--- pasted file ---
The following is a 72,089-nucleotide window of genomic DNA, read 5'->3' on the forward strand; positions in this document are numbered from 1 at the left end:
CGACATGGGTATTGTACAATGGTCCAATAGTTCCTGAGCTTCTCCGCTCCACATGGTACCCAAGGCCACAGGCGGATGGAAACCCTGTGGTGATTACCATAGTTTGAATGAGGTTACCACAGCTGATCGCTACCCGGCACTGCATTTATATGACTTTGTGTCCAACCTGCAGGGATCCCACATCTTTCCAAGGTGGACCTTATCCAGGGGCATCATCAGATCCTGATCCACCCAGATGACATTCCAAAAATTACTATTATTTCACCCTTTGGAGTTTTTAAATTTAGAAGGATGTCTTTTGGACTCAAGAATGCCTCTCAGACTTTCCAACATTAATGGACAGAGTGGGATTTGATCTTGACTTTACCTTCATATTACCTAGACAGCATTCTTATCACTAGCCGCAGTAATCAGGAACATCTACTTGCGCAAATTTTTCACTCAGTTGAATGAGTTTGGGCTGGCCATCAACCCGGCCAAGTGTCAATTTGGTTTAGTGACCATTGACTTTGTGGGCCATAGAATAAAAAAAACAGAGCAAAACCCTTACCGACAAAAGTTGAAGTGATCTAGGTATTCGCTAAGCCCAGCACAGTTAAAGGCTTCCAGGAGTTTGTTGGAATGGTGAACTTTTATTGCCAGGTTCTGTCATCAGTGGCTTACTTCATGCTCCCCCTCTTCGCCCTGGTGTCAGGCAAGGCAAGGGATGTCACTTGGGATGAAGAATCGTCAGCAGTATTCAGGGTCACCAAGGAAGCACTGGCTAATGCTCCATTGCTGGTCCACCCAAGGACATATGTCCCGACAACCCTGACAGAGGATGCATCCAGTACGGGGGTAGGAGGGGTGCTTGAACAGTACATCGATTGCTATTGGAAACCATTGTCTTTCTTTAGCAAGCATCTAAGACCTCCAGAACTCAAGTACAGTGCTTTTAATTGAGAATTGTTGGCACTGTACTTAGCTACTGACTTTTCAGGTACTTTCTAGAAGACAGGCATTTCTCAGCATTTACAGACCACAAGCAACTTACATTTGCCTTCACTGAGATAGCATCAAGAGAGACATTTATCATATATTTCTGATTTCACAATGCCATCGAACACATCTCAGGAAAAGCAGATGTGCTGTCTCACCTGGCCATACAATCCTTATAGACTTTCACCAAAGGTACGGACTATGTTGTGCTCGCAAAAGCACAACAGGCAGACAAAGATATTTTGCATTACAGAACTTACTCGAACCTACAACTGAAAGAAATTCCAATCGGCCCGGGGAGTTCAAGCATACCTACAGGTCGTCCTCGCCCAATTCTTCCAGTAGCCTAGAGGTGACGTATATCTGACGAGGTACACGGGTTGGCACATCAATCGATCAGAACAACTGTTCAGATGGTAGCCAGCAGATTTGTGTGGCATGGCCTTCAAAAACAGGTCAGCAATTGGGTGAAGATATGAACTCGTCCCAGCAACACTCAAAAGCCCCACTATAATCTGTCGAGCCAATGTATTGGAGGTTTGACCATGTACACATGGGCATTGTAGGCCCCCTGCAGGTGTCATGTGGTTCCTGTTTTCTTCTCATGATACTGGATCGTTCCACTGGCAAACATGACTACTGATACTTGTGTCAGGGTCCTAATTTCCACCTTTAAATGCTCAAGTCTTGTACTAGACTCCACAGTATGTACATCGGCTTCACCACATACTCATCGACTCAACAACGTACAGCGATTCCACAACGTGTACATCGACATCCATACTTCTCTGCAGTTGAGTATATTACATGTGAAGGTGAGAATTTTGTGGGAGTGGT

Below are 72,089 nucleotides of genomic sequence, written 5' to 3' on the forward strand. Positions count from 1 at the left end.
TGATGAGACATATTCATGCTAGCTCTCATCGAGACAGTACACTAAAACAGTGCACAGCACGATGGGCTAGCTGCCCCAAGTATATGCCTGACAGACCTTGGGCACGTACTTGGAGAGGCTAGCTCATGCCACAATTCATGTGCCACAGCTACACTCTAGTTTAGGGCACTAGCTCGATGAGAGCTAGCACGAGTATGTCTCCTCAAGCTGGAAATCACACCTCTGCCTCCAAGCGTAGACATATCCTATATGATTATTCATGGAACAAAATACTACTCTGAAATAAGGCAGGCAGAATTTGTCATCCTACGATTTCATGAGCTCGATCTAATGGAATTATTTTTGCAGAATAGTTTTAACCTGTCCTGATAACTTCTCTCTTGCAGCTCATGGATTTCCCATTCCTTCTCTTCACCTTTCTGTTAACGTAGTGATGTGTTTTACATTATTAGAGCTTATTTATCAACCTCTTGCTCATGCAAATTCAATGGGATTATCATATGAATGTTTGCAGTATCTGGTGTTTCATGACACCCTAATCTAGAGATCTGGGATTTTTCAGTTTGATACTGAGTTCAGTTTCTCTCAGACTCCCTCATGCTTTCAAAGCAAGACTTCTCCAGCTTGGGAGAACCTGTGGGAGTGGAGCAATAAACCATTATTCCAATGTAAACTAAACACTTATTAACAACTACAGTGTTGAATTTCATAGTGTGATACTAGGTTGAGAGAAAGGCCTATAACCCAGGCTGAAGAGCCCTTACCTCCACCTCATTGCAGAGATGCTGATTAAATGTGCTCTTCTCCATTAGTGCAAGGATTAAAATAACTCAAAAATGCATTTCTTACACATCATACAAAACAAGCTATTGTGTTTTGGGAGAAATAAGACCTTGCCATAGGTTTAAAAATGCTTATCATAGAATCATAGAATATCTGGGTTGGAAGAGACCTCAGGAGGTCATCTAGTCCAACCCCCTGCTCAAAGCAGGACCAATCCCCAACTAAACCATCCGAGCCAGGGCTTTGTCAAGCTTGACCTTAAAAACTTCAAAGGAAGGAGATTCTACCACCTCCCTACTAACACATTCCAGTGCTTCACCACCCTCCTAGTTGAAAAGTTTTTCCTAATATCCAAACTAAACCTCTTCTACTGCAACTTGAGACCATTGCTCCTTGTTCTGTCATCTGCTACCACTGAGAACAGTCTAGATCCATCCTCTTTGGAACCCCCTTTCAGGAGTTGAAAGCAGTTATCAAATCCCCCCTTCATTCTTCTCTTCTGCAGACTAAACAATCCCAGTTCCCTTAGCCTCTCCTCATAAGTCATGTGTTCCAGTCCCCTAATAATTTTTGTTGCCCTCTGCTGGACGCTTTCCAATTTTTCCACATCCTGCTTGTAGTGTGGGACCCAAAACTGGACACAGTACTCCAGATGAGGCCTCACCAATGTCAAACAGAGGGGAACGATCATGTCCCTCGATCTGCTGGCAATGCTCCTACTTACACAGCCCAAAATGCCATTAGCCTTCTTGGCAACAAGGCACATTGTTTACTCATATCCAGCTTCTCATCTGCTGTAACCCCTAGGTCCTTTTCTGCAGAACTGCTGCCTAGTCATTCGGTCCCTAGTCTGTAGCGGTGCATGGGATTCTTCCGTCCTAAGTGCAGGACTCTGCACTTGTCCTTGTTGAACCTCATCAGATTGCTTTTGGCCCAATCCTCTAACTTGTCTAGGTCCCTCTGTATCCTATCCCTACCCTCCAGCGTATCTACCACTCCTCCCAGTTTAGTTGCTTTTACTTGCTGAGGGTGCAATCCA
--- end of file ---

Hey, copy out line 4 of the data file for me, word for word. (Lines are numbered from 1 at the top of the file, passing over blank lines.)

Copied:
TGATGAGACATATTCATGCTAGCTCTCATCGAGACAGTACACTAAAACAGTGCACAGCACGATGGGCTAGCTGCCCCAAGTATATGCCTGACAGACCTTGGGCACGTACTTGGAGAGGCTAGCTCATGCCACAATTCATGTGCCACAGCTACACTCTAGTTTAGGGCACTAGCTCGATGAGAGCTAGCACGAGTATGTCTCCTCAAGCTGGAAATCACACCTCTGCCTCCAAGCGTAGACATATCCTATATGATTATTCATGGAACAAAATACTACTCTGAAATAAGGCAGGCAGAATTTGTCATCCTACGATTTCATGAGCTCGATCTAATGGAATTATTTTTGCAGAATAGTTTTAACCTGTCCTGATAACTTCTCTCTTGCAGCTCATGGATTTCCCATTCCTTCTCTTCACCTTTCTGTTAACGTAGTGATGTGTTTTACATTATTAGAGCTTATTTATCAACCTCTTGCTCATGCAAATTCAATGGGATTATCATATGAATGTTTGCAGTATCTGGTGTTTCATGACACCCTAATCTAGAGATCTGGGATTTTTCAGTTTGATACTGAGTTCAGTTTCTCTCAGACTCCCTCATGCTTTCAAAGCAAGACTTCTCCAGCTTGGGAGAACCTGTGGGAGTGGAGCAATAAACCATTATTCCAATGTAAACTAAACACTTATTAACAACTACAGTGTTGAATTTCATAGTGTGATACTAGGTTGAGAGAAAGGCCTATAACCCAGGCTGAAGAGCCCTTACCTCCACCTCATTGCAGAGATGCTGATTAAATGTGCTCTTCTCCATTAGTGCAAGGATTAAAATAACTCAAAAATGCATTTCTTACACATCATACAAAACAAGCTATTGTGTTTTGGGAGAAATAAGACCTTGCCATAGGTTTAAAAATGCTTATCATAGAATCATAGAATATCTGGGTTGGAAGAGACCTCAGGAGGTCATCTAGTCCAACCCCCTGCTCAAAGCAGGACCAATCCCCAACTAAACCATCCGAGCCAGGGCTTTGTCAAGCTTGACCTTAAAAACTTCAAAGGAAGGAGATTCTACCACCTCCCTACTAACACATTCCAGTGCTTCACCACCCTCCTAGTTGAAAAGTTTTTCCTAATATCCAAACTAAACCTCTTCTACTGCAACTTGAGACCATTGCTCCTTGTTCTGTCATCTGCTACCACTGAGAACAGTCTAGATCCATCCTCTTTGGAACCCCCTTTCAGGAGTTGAAAGCAGTTATCAAATCCCCCCTTCATTCTTCTCTTCTGCAGACTAAACAATCCCAGTTCCCTTAGCCTCTCCTCATAAGTCATGTGTTCCAGTCCCCTAATAATTTTTGTTGCCCTCTGCTGGACGCTTTCCAATTTTTCCACATCCTGCTTGTAGTGTGGGACCCAAAACTGGACACAGTACTCCAGATGAGGCCTCACCAATGTCAAACAGAGGGGAACGATCATGTCCCTCGATCTGCTGGCAATGCTCCTACTTACACAGCCCAAAATGCCATTAGCCTTCTTGGCAACAAGGCACATTGTTTACTCATATCCAGCTTCTCATCTGCTGTAACCCCTAGGTCCTTTTCTGCAGAACTGCTGCCTAGTCATTCGGTCCCTAGTCTGTAGCGGTGCATGGGATTCTTCCGTCCTAAGTGCAGGACTCTGCACTTGTCCTTGTTGAACCTCATCAGATTGCTTTTGGCCCAATCCTCTAACTTGTCTAGGTCCCTCTGTATCCTATCCCTACCCTCCAGCGTATCTACCACTCCTCCCAGTTTAGTTGCTTTTACTTGCTGAGGGTGCAATCCA